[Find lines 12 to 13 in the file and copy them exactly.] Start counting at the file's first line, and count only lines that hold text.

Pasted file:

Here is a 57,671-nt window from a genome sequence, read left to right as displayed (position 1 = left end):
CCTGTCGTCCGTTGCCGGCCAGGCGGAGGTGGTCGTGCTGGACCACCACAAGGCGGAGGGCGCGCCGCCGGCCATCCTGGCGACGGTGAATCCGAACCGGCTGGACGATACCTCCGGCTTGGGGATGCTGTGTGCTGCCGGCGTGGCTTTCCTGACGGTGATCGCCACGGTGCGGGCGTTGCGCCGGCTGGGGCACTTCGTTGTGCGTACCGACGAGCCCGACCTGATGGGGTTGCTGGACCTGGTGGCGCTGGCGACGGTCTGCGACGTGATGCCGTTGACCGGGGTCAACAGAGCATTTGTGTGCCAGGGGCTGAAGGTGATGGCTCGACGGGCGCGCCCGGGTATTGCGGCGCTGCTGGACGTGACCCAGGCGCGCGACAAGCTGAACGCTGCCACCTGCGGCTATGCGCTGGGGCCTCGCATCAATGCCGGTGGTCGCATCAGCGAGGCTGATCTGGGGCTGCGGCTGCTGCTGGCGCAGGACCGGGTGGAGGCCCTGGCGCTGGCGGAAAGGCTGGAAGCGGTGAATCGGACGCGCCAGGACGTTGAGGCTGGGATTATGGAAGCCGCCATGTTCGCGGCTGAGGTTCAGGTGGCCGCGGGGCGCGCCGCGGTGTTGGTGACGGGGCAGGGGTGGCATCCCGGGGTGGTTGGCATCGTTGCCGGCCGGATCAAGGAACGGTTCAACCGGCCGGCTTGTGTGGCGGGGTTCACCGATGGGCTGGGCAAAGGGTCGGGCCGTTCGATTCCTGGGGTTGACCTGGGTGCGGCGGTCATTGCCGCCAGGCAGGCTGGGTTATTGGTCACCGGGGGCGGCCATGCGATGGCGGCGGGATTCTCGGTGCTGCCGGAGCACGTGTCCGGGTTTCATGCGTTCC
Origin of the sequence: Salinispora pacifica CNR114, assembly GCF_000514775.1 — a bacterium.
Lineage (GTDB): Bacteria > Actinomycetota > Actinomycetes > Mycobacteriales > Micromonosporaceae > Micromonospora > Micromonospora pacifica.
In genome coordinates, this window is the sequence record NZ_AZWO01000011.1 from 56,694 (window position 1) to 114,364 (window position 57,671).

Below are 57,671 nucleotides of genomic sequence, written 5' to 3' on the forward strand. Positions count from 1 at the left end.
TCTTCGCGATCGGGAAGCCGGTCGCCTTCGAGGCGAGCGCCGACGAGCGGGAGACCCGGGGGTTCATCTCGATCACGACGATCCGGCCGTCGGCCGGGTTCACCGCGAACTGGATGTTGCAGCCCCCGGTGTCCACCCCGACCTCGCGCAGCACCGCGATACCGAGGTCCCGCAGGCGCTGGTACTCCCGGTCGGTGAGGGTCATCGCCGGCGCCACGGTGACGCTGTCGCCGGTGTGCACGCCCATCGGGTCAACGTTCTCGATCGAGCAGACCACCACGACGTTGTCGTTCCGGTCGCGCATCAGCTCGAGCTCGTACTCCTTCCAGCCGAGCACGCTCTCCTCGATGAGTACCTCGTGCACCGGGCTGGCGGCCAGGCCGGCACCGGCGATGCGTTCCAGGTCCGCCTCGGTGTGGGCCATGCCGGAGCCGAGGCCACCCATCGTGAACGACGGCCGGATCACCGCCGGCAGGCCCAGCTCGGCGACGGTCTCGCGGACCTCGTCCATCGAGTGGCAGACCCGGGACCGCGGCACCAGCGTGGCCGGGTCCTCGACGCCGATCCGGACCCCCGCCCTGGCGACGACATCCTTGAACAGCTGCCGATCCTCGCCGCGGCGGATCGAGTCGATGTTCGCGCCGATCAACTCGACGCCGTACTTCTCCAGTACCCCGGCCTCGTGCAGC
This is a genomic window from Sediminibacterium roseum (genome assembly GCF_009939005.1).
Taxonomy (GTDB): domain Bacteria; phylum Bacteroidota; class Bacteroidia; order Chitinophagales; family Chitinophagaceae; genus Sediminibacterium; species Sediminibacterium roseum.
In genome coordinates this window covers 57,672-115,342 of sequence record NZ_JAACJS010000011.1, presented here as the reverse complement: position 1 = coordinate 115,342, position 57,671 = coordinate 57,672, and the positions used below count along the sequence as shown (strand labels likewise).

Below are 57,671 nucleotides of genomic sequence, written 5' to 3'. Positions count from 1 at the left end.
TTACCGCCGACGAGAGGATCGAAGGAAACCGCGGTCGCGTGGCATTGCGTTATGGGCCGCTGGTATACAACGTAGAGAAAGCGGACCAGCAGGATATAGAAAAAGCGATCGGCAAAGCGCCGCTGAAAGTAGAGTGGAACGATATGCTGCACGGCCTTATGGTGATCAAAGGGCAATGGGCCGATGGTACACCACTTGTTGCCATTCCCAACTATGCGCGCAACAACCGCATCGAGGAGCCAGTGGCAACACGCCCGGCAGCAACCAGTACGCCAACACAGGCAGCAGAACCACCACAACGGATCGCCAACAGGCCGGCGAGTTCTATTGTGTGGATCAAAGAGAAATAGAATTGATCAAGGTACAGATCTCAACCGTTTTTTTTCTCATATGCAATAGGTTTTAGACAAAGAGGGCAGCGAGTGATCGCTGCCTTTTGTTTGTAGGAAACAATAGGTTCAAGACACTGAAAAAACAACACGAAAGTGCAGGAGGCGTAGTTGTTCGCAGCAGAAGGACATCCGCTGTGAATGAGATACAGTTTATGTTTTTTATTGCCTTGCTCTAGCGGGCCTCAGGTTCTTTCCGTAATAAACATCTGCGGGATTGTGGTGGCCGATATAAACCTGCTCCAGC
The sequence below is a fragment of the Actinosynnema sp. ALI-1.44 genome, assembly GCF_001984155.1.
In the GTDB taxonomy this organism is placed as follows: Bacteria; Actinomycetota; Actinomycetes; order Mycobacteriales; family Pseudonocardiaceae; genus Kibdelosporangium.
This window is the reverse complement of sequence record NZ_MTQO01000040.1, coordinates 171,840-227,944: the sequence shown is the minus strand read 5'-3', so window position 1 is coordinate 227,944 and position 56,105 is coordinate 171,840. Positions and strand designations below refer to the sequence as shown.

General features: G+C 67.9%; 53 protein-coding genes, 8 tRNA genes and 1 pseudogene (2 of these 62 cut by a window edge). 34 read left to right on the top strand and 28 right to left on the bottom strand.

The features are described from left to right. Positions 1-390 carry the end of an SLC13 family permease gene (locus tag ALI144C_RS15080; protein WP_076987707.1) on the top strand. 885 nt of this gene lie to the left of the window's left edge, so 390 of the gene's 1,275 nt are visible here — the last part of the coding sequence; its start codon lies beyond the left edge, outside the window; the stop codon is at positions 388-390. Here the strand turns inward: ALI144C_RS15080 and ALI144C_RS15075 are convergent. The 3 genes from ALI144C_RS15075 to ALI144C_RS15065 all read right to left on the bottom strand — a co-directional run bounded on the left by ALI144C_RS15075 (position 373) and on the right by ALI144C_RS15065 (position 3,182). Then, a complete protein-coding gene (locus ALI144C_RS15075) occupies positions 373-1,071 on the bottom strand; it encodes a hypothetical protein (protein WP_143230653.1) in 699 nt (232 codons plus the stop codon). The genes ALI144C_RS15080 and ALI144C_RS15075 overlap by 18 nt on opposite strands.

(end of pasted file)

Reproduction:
TTACCGCCGACGAGAGGATCGAAGGAAACCGCGGTCGCGTGGCATTGCGTTATGGGCCGCTGGTATACAACGTAGAGAAAGCGGACCAGCAGGATATAGAAAAAGCGATCGGCAAAGCGCCGCTGAAAGTAGAGTGGAACGATATGCTGCACGGCCTTATGGTGATCAAAGGGCAATGGGCCGATGGTACACCACTTGTTGCCATTCCCAACTATGCGCGCAACAACCGCATCGAGGAGCCAGTGGCAACACGCCCGGCAGCAACCAGTACGCCAACACAGGCAGCAGAACCACCACAACGGATCGCCAACAGGCCGGCGAGTTCTATTGTGTGGATCAAAGAGAAATAGAATTGATCAAGGTACAGATCTCAACCGTTTTTTTTCTCATATGCAATAGGTTTTAGACAAAGAGGGCAGCGAGTGATCGCTGCCTTTTGTTTGTAGGAAACAATAGGTTCAAGACACTGAAAAAACAACACGAAAGTGCAGGAGGCGTAGTTGTTCGCAGCAGAAGGACATCCGCTGTGAATGAGATACAGTTTATGTTTTTTATTGCCTTGCTCTAGCGGGCCTCAGGTTCTTTCCGTAATAAACATCTGCGGGATTGTGGTGGCCGATATAAACCTGCTCCAGC
The sequence below is a fragment of the Actinosynnema sp. ALI-1.44 genome, assembly GCF_001984155.1.